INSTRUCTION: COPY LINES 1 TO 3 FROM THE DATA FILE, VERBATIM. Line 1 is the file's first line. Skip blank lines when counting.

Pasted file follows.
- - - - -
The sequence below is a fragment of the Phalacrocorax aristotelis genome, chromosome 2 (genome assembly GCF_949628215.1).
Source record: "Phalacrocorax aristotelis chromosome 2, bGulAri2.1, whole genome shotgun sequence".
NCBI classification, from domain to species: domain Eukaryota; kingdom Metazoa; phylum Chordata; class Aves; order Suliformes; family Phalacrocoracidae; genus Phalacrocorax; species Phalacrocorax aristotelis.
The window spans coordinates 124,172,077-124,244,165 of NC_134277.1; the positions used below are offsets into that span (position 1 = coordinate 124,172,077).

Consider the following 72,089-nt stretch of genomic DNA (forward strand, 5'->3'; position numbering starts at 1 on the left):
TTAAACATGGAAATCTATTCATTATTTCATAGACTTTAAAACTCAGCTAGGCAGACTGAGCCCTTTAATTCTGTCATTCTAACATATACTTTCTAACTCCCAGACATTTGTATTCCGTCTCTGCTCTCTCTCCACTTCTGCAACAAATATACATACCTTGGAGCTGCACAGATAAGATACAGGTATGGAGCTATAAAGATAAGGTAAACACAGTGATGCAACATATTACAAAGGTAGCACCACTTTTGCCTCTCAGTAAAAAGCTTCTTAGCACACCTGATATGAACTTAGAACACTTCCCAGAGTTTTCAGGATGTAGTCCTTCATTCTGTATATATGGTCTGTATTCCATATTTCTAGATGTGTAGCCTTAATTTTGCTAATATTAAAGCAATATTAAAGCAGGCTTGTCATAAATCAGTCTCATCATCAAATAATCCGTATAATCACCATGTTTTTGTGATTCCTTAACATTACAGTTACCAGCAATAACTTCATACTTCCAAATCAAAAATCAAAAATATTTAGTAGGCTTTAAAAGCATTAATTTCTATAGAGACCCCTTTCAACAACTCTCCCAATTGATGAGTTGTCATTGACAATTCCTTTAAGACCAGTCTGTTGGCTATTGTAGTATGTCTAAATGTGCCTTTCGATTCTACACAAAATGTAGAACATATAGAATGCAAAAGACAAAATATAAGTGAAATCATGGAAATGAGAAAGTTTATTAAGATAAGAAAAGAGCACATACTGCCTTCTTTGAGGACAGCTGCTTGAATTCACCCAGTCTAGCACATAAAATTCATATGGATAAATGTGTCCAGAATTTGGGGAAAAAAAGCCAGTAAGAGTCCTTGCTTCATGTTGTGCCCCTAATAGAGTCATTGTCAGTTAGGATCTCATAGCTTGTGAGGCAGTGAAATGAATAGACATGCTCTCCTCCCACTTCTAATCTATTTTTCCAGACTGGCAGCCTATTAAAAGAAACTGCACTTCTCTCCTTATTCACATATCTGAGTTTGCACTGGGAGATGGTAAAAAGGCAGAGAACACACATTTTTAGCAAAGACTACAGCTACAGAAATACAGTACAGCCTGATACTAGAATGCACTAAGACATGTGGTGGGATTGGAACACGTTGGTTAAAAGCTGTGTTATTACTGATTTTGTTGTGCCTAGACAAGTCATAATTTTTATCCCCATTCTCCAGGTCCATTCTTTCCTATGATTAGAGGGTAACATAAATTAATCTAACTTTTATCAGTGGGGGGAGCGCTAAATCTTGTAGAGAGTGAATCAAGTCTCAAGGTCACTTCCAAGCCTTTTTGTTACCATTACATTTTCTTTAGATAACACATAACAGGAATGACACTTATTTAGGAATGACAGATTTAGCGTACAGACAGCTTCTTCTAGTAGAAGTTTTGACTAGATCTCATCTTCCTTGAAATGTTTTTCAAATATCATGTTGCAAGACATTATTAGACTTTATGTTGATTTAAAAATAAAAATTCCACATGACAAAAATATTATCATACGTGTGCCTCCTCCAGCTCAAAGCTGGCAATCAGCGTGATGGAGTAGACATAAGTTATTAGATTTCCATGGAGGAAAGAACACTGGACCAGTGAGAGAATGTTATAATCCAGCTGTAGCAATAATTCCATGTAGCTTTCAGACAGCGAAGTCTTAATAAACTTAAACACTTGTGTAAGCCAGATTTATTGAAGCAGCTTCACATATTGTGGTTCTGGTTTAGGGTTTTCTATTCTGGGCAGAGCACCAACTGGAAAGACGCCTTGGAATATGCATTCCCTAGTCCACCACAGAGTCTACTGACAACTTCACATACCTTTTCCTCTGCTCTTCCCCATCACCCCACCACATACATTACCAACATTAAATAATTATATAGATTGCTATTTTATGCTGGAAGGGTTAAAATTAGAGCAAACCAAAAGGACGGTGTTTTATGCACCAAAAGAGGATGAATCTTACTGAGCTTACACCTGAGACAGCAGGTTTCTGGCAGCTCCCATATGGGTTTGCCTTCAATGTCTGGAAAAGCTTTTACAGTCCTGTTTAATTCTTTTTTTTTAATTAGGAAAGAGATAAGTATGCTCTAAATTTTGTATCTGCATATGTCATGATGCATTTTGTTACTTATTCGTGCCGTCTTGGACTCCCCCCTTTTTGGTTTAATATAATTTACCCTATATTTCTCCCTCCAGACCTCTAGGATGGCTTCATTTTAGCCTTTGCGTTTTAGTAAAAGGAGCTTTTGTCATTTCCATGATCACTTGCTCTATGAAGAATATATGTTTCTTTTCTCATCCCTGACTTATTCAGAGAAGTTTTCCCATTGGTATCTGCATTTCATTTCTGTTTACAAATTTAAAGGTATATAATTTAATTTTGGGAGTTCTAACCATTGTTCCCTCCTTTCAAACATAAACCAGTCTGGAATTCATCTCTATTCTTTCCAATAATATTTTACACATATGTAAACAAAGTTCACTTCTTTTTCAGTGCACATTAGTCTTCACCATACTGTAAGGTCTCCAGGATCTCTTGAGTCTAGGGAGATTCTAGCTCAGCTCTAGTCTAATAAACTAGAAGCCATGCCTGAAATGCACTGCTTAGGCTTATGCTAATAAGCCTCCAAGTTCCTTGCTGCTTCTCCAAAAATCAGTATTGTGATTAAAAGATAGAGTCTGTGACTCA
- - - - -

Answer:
The sequence below is a fragment of the Phalacrocorax aristotelis genome, chromosome 2 (genome assembly GCF_949628215.1).
Source record: "Phalacrocorax aristotelis chromosome 2, bGulAri2.1, whole genome shotgun sequence".
NCBI classification, from domain to species: domain Eukaryota; kingdom Metazoa; phylum Chordata; class Aves; order Suliformes; family Phalacrocoracidae; genus Phalacrocorax; species Phalacrocorax aristotelis.